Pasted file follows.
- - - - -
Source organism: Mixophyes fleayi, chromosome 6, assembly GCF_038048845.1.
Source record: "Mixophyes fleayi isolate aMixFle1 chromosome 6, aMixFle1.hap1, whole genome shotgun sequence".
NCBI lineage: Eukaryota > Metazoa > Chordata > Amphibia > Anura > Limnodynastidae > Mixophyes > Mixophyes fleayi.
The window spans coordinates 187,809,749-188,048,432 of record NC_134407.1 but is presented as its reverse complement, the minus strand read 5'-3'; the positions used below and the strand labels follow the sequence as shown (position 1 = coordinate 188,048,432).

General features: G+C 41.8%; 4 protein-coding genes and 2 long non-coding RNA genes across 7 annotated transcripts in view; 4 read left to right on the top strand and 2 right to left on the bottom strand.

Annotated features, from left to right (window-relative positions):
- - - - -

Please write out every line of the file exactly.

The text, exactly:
Source organism: Mixophyes fleayi, chromosome 6, assembly GCF_038048845.1.
Source record: "Mixophyes fleayi isolate aMixFle1 chromosome 6, aMixFle1.hap1, whole genome shotgun sequence".
NCBI lineage: Eukaryota > Metazoa > Chordata > Amphibia > Anura > Limnodynastidae > Mixophyes > Mixophyes fleayi.
The window spans coordinates 187,809,749-188,048,432 of record NC_134407.1 but is presented as its reverse complement, the minus strand read 5'-3'; the positions used below and the strand labels follow the sequence as shown (position 1 = coordinate 188,048,432).

General features: G+C 41.8%; 4 protein-coding genes and 2 long non-coding RNA genes across 7 annotated transcripts in view; 4 read left to right on the top strand and 2 right to left on the bottom strand.

Annotated features, from left to right (window-relative positions):